Former Tasmanian Eastender is poised to begin a campaign aimed at the Group One Metropolitan Handicap and nobody is more surprised than Denise Martin.
The boss of syndication company Star Thoroughbreds, Martin has enjoyed decades of success at the highest level but admits she has a soft spot for the horse who has defied his humble beginnings and his pedigree.
When she bought Eastender as a yearling, Martin thought he would sprint and identified him as a potential candidate for the Tasmanian two-year-old Magic Millions.
“Other than the fact he was a good-looking yearling, his pedigree almost didn’t warrant looking at him twice but because he was such a nice horse as a baby, I just wanted to buy him and take a chance,” Martin said.
“When I looked at him six months after the sale, I thought he probably wasn’t my best purchase ever.
“In his early three-year-old year he showed no ability at all over short-course racing and I thought, well I suppose he hasn’t cost me a great deal of money, $22,000, so in the next few months if he doesn’t step up and show some ability we’ll offer him to some friends as a lovely riding horse.”
It was jockey Raquel Clark, then stable apprentice to Eastender’s Tasmanian trainer Barry Campbell, who suggested they try Eastender over ground.
The horse improved and at his ninth start won the first of two Launceston St Legers.
Martin thought she may have unearthed a handy jumper and that probably would have been Eastender’s fate had Campbell not convinced her the horse could be something more.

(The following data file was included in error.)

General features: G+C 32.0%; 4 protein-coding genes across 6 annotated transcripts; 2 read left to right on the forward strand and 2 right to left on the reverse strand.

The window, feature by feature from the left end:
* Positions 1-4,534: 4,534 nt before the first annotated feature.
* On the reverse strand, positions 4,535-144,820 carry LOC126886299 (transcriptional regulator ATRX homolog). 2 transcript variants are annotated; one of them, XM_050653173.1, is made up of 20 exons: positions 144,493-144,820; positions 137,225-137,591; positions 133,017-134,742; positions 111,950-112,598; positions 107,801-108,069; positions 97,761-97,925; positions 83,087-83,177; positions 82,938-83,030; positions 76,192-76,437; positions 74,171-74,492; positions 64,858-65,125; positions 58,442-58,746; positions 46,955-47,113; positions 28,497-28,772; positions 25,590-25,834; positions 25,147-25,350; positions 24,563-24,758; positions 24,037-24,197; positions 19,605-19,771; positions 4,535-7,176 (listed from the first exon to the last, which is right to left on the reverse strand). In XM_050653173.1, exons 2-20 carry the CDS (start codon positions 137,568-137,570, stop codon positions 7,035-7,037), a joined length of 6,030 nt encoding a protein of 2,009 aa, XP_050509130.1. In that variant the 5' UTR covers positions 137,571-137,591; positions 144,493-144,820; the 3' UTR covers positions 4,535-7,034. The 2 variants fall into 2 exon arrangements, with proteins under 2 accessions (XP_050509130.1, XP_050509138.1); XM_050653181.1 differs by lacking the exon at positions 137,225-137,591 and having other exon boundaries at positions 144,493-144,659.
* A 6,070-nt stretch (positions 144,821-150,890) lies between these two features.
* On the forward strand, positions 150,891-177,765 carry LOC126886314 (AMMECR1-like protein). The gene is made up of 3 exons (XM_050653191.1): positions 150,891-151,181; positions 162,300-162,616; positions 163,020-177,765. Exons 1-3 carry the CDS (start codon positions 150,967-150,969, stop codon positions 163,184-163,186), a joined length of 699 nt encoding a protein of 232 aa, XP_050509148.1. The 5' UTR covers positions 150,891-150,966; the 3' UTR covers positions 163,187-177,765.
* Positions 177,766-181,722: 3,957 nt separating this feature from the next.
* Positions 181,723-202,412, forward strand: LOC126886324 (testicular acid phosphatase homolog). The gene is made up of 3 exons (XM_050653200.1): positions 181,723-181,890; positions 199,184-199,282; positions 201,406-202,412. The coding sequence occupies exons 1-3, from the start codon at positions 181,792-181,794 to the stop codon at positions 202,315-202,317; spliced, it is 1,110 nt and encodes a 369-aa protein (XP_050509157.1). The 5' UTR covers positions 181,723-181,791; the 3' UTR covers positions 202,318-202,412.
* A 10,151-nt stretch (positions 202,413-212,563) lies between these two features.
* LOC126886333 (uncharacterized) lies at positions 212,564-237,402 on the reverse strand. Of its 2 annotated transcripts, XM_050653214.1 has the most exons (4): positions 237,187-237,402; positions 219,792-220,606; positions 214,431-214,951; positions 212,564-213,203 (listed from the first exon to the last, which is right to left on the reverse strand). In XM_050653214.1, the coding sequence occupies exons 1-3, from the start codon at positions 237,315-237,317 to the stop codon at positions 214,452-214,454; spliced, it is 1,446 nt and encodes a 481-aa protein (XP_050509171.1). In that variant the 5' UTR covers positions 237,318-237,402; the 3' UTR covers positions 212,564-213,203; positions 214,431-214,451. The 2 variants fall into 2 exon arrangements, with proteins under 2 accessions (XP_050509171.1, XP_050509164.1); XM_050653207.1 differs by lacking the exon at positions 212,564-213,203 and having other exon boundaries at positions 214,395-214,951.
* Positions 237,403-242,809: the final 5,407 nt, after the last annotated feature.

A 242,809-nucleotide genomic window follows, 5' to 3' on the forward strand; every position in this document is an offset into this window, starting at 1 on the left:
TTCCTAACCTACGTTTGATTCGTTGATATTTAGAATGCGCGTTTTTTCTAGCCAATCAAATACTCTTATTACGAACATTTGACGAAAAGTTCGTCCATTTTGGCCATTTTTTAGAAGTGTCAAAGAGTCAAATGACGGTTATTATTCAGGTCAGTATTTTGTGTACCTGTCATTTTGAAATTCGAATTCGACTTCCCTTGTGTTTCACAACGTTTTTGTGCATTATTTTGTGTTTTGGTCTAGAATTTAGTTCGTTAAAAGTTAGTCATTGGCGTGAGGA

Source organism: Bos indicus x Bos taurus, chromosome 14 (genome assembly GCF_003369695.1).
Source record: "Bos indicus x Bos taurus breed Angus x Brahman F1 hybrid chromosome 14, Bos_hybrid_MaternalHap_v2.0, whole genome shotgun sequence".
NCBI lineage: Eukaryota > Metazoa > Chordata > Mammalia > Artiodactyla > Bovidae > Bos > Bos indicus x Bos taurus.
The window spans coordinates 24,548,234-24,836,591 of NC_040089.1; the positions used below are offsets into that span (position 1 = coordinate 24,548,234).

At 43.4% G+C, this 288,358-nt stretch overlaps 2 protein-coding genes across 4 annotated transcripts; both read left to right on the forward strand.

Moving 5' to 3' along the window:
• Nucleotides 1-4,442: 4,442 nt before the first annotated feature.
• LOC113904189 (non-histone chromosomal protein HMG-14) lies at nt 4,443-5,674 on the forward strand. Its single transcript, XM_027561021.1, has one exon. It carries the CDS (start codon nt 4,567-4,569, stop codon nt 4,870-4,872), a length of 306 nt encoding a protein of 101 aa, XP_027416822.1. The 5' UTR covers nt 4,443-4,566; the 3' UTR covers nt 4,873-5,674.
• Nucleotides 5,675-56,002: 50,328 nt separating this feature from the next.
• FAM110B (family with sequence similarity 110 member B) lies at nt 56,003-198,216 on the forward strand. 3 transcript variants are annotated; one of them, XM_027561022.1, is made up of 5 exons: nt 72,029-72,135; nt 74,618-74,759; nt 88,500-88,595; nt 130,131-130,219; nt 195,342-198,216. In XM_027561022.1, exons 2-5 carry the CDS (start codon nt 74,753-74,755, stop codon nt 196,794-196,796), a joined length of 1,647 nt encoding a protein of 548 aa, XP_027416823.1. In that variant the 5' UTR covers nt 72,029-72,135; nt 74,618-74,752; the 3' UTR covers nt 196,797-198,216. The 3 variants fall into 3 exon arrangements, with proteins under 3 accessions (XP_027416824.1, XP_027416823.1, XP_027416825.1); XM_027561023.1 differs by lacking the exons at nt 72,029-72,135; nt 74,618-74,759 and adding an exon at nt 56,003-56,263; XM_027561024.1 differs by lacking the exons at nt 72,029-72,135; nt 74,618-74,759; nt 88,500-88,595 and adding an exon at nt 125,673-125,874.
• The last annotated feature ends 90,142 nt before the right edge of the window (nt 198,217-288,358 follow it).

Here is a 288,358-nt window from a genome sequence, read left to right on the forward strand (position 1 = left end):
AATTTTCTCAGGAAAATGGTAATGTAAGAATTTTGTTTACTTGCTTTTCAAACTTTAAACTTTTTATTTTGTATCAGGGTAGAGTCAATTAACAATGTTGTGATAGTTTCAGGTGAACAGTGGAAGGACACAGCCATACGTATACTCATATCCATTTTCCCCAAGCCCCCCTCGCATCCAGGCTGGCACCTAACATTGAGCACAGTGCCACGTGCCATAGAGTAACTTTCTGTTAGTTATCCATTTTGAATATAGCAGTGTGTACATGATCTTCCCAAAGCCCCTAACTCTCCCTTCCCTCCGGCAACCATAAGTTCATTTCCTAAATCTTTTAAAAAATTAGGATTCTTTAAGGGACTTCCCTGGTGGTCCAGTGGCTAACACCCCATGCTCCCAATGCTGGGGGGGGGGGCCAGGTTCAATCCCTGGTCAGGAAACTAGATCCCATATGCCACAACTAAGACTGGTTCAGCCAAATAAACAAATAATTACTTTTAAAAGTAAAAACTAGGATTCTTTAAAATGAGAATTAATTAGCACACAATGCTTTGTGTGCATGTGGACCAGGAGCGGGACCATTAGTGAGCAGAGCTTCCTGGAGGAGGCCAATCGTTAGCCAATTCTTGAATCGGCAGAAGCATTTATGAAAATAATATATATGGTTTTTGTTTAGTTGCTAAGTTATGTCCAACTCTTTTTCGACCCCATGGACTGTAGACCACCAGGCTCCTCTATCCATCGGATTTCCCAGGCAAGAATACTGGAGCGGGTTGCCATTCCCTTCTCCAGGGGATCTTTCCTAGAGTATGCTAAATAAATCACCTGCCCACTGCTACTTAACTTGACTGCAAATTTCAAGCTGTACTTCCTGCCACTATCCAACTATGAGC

And last summer, he was.
Eastender blossomed, making a clean-sweep of Tasmania’s four biggest Cups races – the Devonport, Summer, Launceston and Hobart Cups, earning a trip to the mainland.
He was controversially scratched from the Adelaide Cup by stewards, who subsequently charged Campbell for the race day treatment of the horse, banning him for three years, a penalty the trainer has appealed.
In the meantime, Eastender has joined the bulk of the Star Thoroughbreds team at Chris Waller’s Rosehill stable and will have his first start for the trainer at Saturday’s Kensington track meeting.
“He’s only just maturing now as a late five and six-year-old so we have high hopes he can measure up here in Sydney and Victoria in some good races,” Martin said.
“Chris is happy with the horse. He said he came with substantial residual fitness, he’s a very relaxed individual and he’s just slotted into Chris’s training regime at Rosehill superbly, so here we are at Randwick on Saturday.”
Eastender’s ownership group is from all over Australia and half of them plan to be trackside for his Sydney debut.
All of them have pencilled in a trip to Randwick for the Metropolitan Handicap meeting on October 5, a race they never dared dream their little Tasmanian horse might reach.
“It would be amazing if he won a Group One, the horse I was going to give away as a riding horse,” Martin said.